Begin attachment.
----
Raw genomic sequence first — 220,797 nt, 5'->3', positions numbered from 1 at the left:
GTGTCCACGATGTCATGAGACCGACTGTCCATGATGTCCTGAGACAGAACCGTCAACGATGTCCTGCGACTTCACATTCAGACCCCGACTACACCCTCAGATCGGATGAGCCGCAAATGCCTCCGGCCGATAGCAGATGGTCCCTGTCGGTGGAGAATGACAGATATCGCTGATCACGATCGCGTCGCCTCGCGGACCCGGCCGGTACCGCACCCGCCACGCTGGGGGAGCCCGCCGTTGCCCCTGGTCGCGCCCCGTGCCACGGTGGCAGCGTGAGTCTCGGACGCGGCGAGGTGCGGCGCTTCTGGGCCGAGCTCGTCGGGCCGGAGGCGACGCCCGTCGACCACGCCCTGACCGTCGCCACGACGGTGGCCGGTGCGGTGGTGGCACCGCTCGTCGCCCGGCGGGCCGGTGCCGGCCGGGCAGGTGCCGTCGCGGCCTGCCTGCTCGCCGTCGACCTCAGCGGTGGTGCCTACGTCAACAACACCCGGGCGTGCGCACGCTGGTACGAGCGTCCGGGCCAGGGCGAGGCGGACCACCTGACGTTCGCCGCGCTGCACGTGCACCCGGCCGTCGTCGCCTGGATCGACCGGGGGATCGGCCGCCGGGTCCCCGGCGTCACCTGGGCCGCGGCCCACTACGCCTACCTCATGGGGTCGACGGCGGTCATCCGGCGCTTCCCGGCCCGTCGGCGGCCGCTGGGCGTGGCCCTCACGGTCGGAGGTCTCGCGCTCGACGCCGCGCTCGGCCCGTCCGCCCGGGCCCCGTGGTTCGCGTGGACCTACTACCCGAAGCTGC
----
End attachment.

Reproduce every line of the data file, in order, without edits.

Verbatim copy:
Raw genomic sequence first — 220,797 nt, 5'->3', positions numbered from 1 at the left:
GTGTCCACGATGTCATGAGACCGACTGTCCATGATGTCCTGAGACAGAACCGTCAACGATGTCCTGCGACTTCACATTCAGACCCCGACTACACCCTCAGATCGGATGAGCCGCAAATGCCTCCGGCCGATAGCAGATGGTCCCTGTCGGTGGAGAATGACAGATATCGCTGATCACGATCGCGTCGCCTCGCGGACCCGGCCGGTACCGCACCCGCCACGCTGGGGGAGCCCGCCGTTGCCCCTGGTCGCGCCCCGTGCCACGGTGGCAGCGTGAGTCTCGGACGCGGCGAGGTGCGGCGCTTCTGGGCCGAGCTCGTCGGGCCGGAGGCGACGCCCGTCGACCACGCCCTGACCGTCGCCACGACGGTGGCCGGTGCGGTGGTGGCACCGCTCGTCGCCCGGCGGGCCGGTGCCGGCCGGGCAGGTGCCGTCGCGGCCTGCCTGCTCGCCGTCGACCTCAGCGGTGGTGCCTACGTCAACAACACCCGGGCGTGCGCACGCTGGTACGAGCGTCCGGGCCAGGGCGAGGCGGACCACCTGACGTTCGCCGCGCTGCACGTGCACCCGGCCGTCGTCGCCTGGATCGACCGGGGGATCGGCCGCCGGGTCCCCGGCGTCACCTGGGCCGCGGCCCACTACGCCTACCTCATGGGGTCGACGGCGGTCATCCGGCGCTTCCCGGCCCGTCGGCGGCCGCTGGGCGTGGCCCTCACGGTCGGAGGTCTCGCGCTCGACGCCGCGCTCGGCCCGTCCGCCCGGGCCCCGTGGTTCGCGTGGACCTACTACCCGAAGCTGC